In a different way, the full range of colors defined for X11 can be accessed by using the Scheme function x11-color. That function takes one argument, which can be a symbol, such as 'DarkSeaGreen4, or a string, such as "DarkSeaGreen4". The first form is quicker to write and slightly more efficient; however, the second form also makes it possible to specify X11 colors as multiple words: in this instance, "dark sea green 4".

If x11-color cannot make sense of the parameter, then the color returned defaults to black.

\new Staff \with {
  instrumentName = \markup {
    \with-color #(x11-color 'red) "Clarinet"
    }
  }
  \relative c'' {
  \override Staff.StaffSymbol.color = #(x11-color 'SlateBlue2)
  gis8 a
  \override Beam.color = #(x11-color "medium turquoise")
  gis a
  \override Accidental.color = #(x11-color 'DarkRed)
  gis a
  \override NoteHead.color = #(x11-color "LimeGreen")
  gis a
  % this is deliberate nonsense; note that the stems remain black
  \override Stem.color = #(x11-color 'Boggle)
  b2 cis
}

[image of music]

Exact RGB colors can be specified using the Scheme function rgb-color. This function takes three arguments used respectively for the red, green and blue channels, and an optional alpha number for semi-transparency. (All values must be numbers from 0 to 1.) Semi-transparency is supported in SVG output, for PS and PDF output it is only supported if Ghostscript 9.53+ is used. In the following fragment the staff’s clef can be seen through if rendered under the conditions mentioned above.

\new Staff \with {
    instrumentName = \markup {
      \with-color #(x11-color 'red) "Clarinet"
      }
    \override Clef.color = #(rgb-color 0 0 0 0.5)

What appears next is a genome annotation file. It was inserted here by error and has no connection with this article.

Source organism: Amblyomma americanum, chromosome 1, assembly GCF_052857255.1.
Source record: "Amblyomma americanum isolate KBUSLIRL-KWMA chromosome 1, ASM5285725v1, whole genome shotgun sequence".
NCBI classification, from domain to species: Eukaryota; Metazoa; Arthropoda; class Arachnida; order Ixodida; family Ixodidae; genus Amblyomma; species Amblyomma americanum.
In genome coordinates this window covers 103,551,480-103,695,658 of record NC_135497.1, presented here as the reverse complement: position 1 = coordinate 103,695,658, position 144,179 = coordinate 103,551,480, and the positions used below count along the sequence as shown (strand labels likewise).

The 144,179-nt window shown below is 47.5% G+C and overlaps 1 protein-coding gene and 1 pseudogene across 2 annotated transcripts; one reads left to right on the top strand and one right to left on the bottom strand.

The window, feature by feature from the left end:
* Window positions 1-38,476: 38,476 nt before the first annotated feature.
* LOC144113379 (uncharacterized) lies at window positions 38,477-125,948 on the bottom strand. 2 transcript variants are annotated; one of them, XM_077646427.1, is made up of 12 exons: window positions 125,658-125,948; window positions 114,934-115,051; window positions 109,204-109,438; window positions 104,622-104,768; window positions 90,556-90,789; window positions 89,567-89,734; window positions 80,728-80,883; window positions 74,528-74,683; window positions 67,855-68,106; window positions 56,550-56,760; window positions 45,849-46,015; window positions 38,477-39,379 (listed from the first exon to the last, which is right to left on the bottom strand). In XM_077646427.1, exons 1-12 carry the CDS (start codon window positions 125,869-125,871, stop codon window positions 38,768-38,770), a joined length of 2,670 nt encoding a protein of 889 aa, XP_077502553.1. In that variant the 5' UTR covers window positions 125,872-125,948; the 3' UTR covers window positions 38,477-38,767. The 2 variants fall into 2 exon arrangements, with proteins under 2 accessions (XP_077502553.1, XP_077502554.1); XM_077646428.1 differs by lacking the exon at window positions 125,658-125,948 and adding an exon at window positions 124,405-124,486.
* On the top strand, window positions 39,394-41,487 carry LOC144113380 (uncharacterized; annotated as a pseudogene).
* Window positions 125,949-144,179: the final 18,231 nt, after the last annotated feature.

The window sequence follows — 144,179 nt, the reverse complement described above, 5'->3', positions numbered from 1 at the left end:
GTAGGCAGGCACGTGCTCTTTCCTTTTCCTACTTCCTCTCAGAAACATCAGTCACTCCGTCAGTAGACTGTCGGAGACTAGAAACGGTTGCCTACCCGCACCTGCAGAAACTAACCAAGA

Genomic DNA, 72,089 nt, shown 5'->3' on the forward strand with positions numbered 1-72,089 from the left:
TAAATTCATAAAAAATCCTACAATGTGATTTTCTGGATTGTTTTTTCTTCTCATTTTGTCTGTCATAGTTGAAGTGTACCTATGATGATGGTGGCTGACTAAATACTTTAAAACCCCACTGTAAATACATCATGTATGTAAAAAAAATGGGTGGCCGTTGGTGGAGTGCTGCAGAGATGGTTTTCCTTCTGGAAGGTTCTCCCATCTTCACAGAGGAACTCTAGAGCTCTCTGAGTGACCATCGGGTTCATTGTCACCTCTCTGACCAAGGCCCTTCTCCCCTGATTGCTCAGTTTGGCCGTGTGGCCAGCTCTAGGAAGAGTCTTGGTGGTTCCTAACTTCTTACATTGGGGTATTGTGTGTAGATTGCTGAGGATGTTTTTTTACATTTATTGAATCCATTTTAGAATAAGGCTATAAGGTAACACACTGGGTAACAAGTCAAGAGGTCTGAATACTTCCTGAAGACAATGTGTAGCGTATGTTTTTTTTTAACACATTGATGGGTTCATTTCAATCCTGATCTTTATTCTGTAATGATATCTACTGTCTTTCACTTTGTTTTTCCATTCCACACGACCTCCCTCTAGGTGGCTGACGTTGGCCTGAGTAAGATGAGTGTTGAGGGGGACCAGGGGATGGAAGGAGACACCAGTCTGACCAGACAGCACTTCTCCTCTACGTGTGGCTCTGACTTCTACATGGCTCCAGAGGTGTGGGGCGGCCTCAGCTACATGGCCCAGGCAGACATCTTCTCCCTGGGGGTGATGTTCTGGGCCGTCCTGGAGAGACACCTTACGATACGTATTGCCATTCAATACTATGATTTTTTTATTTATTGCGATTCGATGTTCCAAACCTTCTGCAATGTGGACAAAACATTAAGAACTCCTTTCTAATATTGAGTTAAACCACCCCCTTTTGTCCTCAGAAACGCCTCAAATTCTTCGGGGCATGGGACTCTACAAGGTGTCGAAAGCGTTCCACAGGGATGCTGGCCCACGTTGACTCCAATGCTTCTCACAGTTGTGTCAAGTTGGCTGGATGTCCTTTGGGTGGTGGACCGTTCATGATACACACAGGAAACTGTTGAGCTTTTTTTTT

}
\relative c'' {
  \override Staff.StaffSymbol.color = #(x11-color 'SlateBlue2)
  \override Stem.color = #(rgb-color 0 0 0)
  gis8 a
  \override Stem.color = #(rgb-color 1 1 1)
  gis8 a
  \override Stem.color = #(rgb-color 0 0 0.5)
  gis4 a
}

[image of music]

See also

Notation Reference: List of colors, The \tweak command.

Snippets: Editorial annotations.

Known issues and warnings

An X11 color is not necessarily exactly the same shade as a similarly named normal color.

Not all X11 colors are distinguishable in a web browser, i.e., a web browser might not display a difference between LimeGreen and ForestGreen. For web use CSS colors are recommended, as detailed in List of colors.

Notes in a chord cannot be separately colored with \override; use \tweak or the equivalent \single\override before the respective note instead, see The \tweak command.


Parentheses

Objects may be parenthesized by prefixing \parenthesize to the music event. When prefixed to a chord, it parenthesizes every note. Individual notes inside a chord may also be parenthesized.

\relative {
  c''2 \parenthesize d
  c2 \parenthesize <c e g>